lunedì 8 marzo 2010

Finally! Francesco Lo Castro

"Ghost Shark" Mixed media on wood, 36" x 48" 2009

"Greyhound Races" Mixed media on wood, 36" x 48" 2009

When i first opened your myspace profile i couldn' t avoid to notice that you were from "Miami, L.A., Roma, Berlin, Florida, US" all at the same time! Actually where are you from? Your name and surname sound a bit familiar...

I was born in Catania, Sicily. My family is from Militello in Val di Catania (also the birth place of Pippo Baudo). When I was one year old we moved to Germany, where I lived and studied until I was 16 in the vicinity of Stuttgart. In 1993, I moved to South Florida, USA where I have been living ever since.

"Big Bang Theory" Acrylic and silkscreen on wood, 36" x 48" 2010

"The Bubble" Mural in Downtown, Fort Lauderdale, Florida, 2009

I guess you have moved a lot. Where are you working at the moment?

I live and work in South Florida. Miami has been the city that has challenged and helped me to further my art career.
It is a unique place, even within the USA, and I have seen its art scene grow from the ground up and over the years have had my share of influence over its flourishing into one of the contemporary art capitals of the world.
I also have very strong ties to artists and galleries in Los Angeles, San Francisco and New York. Thanks in part to them, I have been fortunate enough to exhibit my work all over the U.S. and beyond.

"Give It Back" Portrait of Rocky Grimes, Acrylic on canvas, 18" x 24" 2006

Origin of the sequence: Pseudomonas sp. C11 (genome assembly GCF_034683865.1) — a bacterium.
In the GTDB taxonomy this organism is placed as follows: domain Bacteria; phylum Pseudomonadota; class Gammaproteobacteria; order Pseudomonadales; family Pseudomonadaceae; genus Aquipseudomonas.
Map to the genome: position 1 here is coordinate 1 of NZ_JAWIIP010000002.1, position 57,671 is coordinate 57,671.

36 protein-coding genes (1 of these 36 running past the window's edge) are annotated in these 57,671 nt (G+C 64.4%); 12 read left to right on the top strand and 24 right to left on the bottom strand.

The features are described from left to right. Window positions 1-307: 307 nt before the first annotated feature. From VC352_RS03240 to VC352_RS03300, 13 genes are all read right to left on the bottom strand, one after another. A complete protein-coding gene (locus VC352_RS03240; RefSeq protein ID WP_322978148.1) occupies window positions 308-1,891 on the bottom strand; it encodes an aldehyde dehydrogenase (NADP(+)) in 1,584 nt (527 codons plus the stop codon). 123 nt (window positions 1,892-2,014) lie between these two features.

Your art is very impressive, especially your portraits, so true. Lights made the difference. How do you capture all these emotions and put them all together?

The transference of emotion is always at the core of my work. A well executed portrait, devoid of physical expression, in other words without the ability to instill that feeling or emotion in the viewer, is completely pointless to me. Surely, that is the goal of every artist, though few contemporaries seem to succeed at it. Maybe it is because, lately, the emphasis on technical ability and execution has outweighed the conveying of emotions. Ultimately, the "hey, look at how good I can paint!"- attitude apparent in many emerging artists' works never fulfills the simple, pure truth conveyed when the creative focus is mainly on the emotional bond with the viewer.
The ultimate goal of the artwork should always be to successfully evoke an emotion no matter how tight or crudely painted the image. In my case, I never let my technical ability take the spotlight away from the story I am trying to tell. That is the starting point and basis of my work, to achieve it is to strive for perfection and it is a goal I try to not lose sight of.

"I Never Saw Things Your Way" Acrylic on canvas, 24" x 36" 2009

"I Never Saw Thing Your Way". Is this just a title of your painting or is it the truth?

It is a self portrait that was commissioned for the Scion Installation Tour in 2009. I chose to use a photograph of myself when I was about 7 years old. Looking at the photograph I was immediately brought back to that time and had a distinct memory of being alien to my surroundings, my family and friends. I've always been an outsider and have over the years accepted that fact. But as a young boy, having moved around a lot, I really didn't know how to digest the notion of alienation and displacement. I felt confused, disappointed and saddened for not being able to fit in, but not mindless enough to want to change my self to adjust to my environment. That is probably why I retreated into a fantasy world, more suitable to my outlook on life. Looking back and seeing what I have become, I now understand...there was no other way for me to feel or behave. Being different was my calling. Being different was nothing to be afraid of and well worth the exploration.